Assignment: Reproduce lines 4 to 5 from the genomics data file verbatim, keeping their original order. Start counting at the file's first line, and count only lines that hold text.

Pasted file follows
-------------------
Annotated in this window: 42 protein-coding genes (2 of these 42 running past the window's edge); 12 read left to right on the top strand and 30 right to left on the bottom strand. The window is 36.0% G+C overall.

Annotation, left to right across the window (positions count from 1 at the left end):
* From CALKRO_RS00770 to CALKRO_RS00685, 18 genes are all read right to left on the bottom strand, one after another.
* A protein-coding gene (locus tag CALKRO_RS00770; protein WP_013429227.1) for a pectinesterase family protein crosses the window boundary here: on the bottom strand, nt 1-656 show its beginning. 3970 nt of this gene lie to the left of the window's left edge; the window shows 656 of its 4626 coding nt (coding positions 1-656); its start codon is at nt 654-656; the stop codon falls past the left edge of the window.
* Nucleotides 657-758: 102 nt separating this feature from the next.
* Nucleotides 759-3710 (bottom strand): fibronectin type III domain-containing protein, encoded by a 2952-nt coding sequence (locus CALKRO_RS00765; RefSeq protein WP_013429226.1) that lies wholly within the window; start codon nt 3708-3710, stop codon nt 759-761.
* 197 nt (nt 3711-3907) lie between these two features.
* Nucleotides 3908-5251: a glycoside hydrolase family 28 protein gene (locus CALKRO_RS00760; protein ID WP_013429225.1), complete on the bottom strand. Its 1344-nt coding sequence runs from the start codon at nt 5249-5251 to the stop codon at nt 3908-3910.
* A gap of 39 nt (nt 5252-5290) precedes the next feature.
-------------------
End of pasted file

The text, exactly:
* A protein-coding gene (locus tag CALKRO_RS00770; protein WP_013429227.1) for a pectinesterase family protein crosses the window boundary here: on the bottom strand, nt 1-656 show its beginning. 3970 nt of this gene lie to the left of the window's left edge; the window shows 656 of its 4626 coding nt (coding positions 1-656); its start codon is at nt 654-656; the stop codon falls past the left edge of the window.
* Nucleotides 657-758: 102 nt separating this feature from the next.